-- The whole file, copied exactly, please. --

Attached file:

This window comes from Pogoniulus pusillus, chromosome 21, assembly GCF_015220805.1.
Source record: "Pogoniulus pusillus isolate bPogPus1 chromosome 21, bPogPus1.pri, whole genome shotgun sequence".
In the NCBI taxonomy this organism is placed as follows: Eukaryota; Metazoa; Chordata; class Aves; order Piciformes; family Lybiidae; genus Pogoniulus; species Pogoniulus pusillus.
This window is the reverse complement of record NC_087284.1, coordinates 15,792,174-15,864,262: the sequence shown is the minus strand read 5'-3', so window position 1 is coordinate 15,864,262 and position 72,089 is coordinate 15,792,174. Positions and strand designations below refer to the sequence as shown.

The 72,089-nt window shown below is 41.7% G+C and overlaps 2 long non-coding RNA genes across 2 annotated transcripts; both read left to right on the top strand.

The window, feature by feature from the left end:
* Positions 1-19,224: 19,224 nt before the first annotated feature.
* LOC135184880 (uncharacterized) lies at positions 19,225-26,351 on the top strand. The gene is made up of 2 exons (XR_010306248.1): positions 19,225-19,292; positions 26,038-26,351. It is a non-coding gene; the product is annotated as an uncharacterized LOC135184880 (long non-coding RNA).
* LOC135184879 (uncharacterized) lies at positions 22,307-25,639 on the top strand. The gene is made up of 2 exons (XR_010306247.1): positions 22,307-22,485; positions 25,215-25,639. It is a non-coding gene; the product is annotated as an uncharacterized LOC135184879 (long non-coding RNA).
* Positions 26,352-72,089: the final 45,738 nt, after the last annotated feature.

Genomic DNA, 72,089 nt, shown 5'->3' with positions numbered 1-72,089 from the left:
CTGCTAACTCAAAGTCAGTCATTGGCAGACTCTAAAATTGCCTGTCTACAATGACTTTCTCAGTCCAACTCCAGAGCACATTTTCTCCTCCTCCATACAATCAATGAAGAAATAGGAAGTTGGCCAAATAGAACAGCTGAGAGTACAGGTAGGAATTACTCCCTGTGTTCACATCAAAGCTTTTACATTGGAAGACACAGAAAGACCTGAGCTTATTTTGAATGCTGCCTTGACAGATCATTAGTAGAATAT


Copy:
This window comes from Pogoniulus pusillus, chromosome 21, assembly GCF_015220805.1.
Source record: "Pogoniulus pusillus isolate bPogPus1 chromosome 21, bPogPus1.pri, whole genome shotgun sequence".
In the NCBI taxonomy this organism is placed as follows: Eukaryota; Metazoa; Chordata; class Aves; order Piciformes; family Lybiidae; genus Pogoniulus; species Pogoniulus pusillus.
This window is the reverse complement of record NC_087284.1, coordinates 15,792,174-15,864,262: the sequence shown is the minus strand read 5'-3', so window position 1 is coordinate 15,864,262 and position 72,089 is coordinate 15,792,174. Positions and strand designations below refer to the sequence as shown.

The 72,089-nt window shown below is 41.7% G+C and overlaps 2 long non-coding RNA genes across 2 annotated transcripts; both read left to right on the top strand.

The window, feature by feature from the left end:
* Positions 1-19,224: 19,224 nt before the first annotated feature.
* LOC135184880 (uncharacterized) lies at positions 19,225-26,351 on the top strand. The gene is made up of 2 exons (XR_010306248.1): positions 19,225-19,292; positions 26,038-26,351. It is a non-coding gene; the product is annotated as an uncharacterized LOC135184880 (long non-coding RNA).
* LOC135184879 (uncharacterized) lies at positions 22,307-25,639 on the top strand. The gene is made up of 2 exons (XR_010306247.1): positions 22,307-22,485; positions 25,215-25,639. It is a non-coding gene; the product is annotated as an uncharacterized LOC135184879 (long non-coding RNA).
* Positions 26,352-72,089: the final 45,738 nt, after the last annotated feature.

Genomic DNA, 72,089 nt, shown 5'->3' with positions numbered 1-72,089 from the left:
CTGCTAACTCAAAGTCAGTCATTGGCAGACTCTAAAATTGCCTGTCTACAATGACTTTCTCAGTCCAACTCCAGAGCACATTTTCTCCTCCTCCATACAATCAATGAAGAAATAGGAAGTTGGCCAAATAGAACAGCTGAGAGTACAGGTAGGAATTACTCCCTGTGTTCACATCAAAGCTTTTACATTGGAAGACACAGAAAGACCTGAGCTTATTTTGAATGCTGCCTTGACAGATCATTAGTAGAATAT